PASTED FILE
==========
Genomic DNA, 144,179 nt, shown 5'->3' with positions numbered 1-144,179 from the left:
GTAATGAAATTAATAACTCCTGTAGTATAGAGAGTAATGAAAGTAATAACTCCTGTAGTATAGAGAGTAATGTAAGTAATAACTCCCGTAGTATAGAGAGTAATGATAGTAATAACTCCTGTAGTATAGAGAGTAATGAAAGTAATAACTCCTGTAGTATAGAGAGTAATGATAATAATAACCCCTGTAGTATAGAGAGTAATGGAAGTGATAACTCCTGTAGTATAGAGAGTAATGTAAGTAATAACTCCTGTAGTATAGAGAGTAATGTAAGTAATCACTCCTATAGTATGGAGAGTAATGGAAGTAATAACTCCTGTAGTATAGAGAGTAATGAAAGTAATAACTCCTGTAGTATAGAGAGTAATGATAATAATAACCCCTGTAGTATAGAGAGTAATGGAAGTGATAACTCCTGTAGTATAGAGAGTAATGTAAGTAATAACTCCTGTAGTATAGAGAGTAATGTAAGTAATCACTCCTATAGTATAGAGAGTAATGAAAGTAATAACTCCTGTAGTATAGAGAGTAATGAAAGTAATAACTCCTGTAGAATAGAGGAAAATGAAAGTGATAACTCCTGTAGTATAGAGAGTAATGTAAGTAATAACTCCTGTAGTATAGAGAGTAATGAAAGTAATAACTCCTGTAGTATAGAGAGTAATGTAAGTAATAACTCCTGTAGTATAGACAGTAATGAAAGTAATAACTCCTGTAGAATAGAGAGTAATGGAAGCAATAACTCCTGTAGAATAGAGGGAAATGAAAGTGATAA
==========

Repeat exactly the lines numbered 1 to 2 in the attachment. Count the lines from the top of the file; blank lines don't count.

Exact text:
Genomic DNA, 144,179 nt, shown 5'->3' with positions numbered 1-144,179 from the left:
GTAATGAAATTAATAACTCCTGTAGTATAGAGAGTAATGAAAGTAATAACTCCTGTAGTATAGAGAGTAATGTAAGTAATAACTCCCGTAGTATAGAGAGTAATGATAGTAATAACTCCTGTAGTATAGAGAGTAATGAAAGTAATAACTCCTGTAGTATAGAGAGTAATGATAATAATAACCCCTGTAGTATAGAGAGTAATGGAAGTGATAACTCCTGTAGTATAGAGAGTAATGTAAGTAATAACTCCTGTAGTATAGAGAGTAATGTAAGTAATCACTCCTATAGTATGGAGAGTAATGGAAGTAATAACTCCTGTAGTATAGAGAGTAATGAAAGTAATAACTCCTGTAGTATAGAGAGTAATGATAATAATAACCCCTGTAGTATAGAGAGTAATGGAAGTGATAACTCCTGTAGTATAGAGAGTAATGTAAGTAATAACTCCTGTAGTATAGAGAGTAATGTAAGTAATCACTCCTATAGTATAGAGAGTAATGAAAGTAATAACTCCTGTAGTATAGAGAGTAATGAAAGTAATAACTCCTGTAGAATAGAGGAAAATGAAAGTGATAACTCCTGTAGTATAGAGAGTAATGTAAGTAATAACTCCTGTAGTATAGAGAGTAATGAAAGTAATAACTCCTGTAGTATAGAGAGTAATGTAAGTAATAACTCCTGTAGTATAGACAGTAATGAAAGTAATAACTCCTGTAGAATAGAGAGTAATGGAAGCAATAACTCCTGTAGAATAGAGGGAAATGAAAGTGATAA